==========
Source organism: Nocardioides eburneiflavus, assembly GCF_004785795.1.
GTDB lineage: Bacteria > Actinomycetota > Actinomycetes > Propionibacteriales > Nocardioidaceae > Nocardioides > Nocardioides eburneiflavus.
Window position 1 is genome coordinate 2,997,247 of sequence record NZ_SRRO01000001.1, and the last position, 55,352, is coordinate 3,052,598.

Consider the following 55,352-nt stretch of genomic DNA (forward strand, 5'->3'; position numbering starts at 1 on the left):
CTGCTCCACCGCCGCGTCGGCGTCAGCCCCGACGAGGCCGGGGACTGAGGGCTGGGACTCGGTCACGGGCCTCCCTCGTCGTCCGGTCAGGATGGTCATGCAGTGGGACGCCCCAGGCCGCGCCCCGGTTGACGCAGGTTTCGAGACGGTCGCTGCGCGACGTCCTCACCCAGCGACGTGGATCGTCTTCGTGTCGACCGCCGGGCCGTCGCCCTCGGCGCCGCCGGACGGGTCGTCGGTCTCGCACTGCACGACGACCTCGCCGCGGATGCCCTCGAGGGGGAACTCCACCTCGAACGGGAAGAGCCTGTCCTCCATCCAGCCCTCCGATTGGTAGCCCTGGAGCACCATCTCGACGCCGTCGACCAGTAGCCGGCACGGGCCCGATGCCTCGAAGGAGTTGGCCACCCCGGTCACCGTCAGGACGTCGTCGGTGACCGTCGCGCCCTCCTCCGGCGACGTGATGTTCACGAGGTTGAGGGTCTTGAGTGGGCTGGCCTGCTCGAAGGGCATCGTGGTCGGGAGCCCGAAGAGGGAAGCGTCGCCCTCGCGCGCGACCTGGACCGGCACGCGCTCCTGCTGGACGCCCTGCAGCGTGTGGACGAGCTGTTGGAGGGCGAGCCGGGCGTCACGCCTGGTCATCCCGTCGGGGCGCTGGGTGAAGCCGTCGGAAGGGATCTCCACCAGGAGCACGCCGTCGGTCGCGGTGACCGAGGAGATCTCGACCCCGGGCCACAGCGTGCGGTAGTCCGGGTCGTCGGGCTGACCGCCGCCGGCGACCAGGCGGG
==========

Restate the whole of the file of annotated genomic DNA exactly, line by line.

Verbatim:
Source organism: Nocardioides eburneiflavus, assembly GCF_004785795.1.
GTDB lineage: Bacteria > Actinomycetota > Actinomycetes > Propionibacteriales > Nocardioidaceae > Nocardioides > Nocardioides eburneiflavus.
Window position 1 is genome coordinate 2,997,247 of sequence record NZ_SRRO01000001.1, and the last position, 55,352, is coordinate 3,052,598.

Consider the following 55,352-nt stretch of genomic DNA (forward strand, 5'->3'; position numbering starts at 1 on the left):
CTGCTCCACCGCCGCGTCGGCGTCAGCCCCGACGAGGCCGGGGACTGAGGGCTGGGACTCGGTCACGGGCCTCCCTCGTCGTCCGGTCAGGATGGTCATGCAGTGGGACGCCCCAGGCCGCGCCCCGGTTGACGCAGGTTTCGAGACGGTCGCTGCGCGACGTCCTCACCCAGCGACGTGGATCGTCTTCGTGTCGACCGCCGGGCCGTCGCCCTCGGCGCCGCCGGACGGGTCGTCGGTCTCGCACTGCACGACGACCTCGCCGCGGATGCCCTCGAGGGGGAACTCCACCTCGAACGGGAAGAGCCTGTCCTCCATCCAGCCCTCCGATTGGTAGCCCTGGAGCACCATCTCGACGCCGTCGACCAGTAGCCGGCACGGGCCCGATGCCTCGAAGGAGTTGGCCACCCCGGTCACCGTCAGGACGTCGTCGGTGACCGTCGCGCCCTCCTCCGGCGACGTGATGTTCACGAGGTTGAGGGTCTTGAGTGGGCTGGCCTGCTCGAAGGGCATCGTGGTCGGGAGCCCGAAGAGGGAAGCGTCGCCCTCGCGCGCGACCTGGACCGGCACGCGCTCCTGCTGGACGCCCTGCAGCGTGTGGACGAGCTGTTGGAGGGCGAGCCGGGCGTCACGCCTGGTCATCCCGTCGGGGCGCTGGGTGAAGCCGTCGGAAGGGATCTCCACCAGGAGCACGCCGTCGGTCGCGGTGACCGAGGAGATCTCGACCCCGGGCCACAGCGTGCGGTAGTCCGGGTCGTCGGGCTGACCGCCGCCGGCGACCAGGCGGG